Federal budget “shortchanges” plastics manufacturing
The federal budget presented last week offered some relief for Canadian manufacturers and exporters, but fell short...
March 3, 2008 by Canadian Plastics
The federal budget presented last week offered some relief for Canadian manufacturers and exporters, but fell short of the sector’s expectations.
Going into the announcement last Tuesday, industry association leaders had indicated that they would like to see the two-year accelerated capital cost allowance (ACCA) extended for five years.
The industry also hoped to see a number of other measures — such as changes to the Scientific Research and Experimental Development (SR&ED) regime and an employers’ training tax credit — that would help manufacturers compete through investment and improve cash flow. (Read more about the industry’s hope for the budget here.)
Instead of a recommended five-year extension, the new budget extends the two-year write-off by a year and provides two more years with declining depreciation rate. Although Finance Minister Jim Flaherty said the measure would benefit the manufacturing sector by approximately $1.3 billion by 2009-10 in his budget speech, industry leaders expressed their disappointment with the extension.
“This just doesn’t cut it,” said Canadian Manufacturers and Exporters (CME) president Jayson Myers. “Manufacturers are under the gun to innovate and this measure basically takes us back to where we started. With an one-year extension at current levels, it doesn’t fit into the business planning cycle for Canadian companies, so many hard-pressed businesses won’t be able to take advantage of this.”
The Canadian Plastics Industry Association‘s Serge Lavoie echoed Myers’ disappointment.
“I really do feel that manufacturing got shortchanged,” he told Canadian Plastics. “They’ve considerably watered down the original recommendation.”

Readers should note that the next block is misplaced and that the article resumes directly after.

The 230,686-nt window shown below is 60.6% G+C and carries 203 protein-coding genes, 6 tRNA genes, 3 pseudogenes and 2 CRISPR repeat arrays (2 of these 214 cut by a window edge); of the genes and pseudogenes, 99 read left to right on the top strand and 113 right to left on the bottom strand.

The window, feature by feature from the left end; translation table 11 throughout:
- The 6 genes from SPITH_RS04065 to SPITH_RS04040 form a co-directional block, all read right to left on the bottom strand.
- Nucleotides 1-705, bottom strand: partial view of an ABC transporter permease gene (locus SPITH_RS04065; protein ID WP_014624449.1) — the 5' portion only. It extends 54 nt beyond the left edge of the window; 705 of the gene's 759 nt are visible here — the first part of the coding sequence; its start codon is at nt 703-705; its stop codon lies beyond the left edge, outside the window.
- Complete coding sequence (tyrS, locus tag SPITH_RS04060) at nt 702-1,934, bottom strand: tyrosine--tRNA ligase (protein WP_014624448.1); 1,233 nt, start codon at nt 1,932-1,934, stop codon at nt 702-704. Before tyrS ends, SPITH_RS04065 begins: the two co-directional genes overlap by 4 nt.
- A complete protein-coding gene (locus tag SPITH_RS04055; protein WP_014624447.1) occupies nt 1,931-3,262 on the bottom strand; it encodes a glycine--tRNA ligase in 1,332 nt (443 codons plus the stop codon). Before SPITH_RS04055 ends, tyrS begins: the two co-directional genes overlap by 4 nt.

Both Myers and Lavoie argue that the short extension will only benefit some manufacturers. Myers also noted that a five-year extension would allow companies more time to make significant investment decisions.
CPIA’s Lavoie had also hoped to see action on employment tax training credits and changes to the SR&ED program. Yesterday’s budget offered nothing on the former, and minor improvements to the latter.
If approved, the budget will increase the expenditure limit for private corporations from $2 million to $3 million. The upper limit for taxable capital phase-out will be extended from $15 to $50 million, and the limit on income phase-out will go from $600,000 to $700,000.
Additionally, the budget hopes to extend SR&ED eligibility to R&D conducted off Canadian soil, raising it to a maximum of 10 per cent.
But Lavoie had hoped that SR&ED credits would be made refundable or monetized.
“The crux of what we were asking for was not done, and that was critical,” he said. “What we were looking for was cash flow measures, so you spend money today you get to write it off almost immediately.”
Additionally, Flaherty announced plans for an Automotive Innovation Fund, with $250 million in funding over five years for the development of greener and more fuel-efficient vehicles. Details about how that money would be distributed were not made available.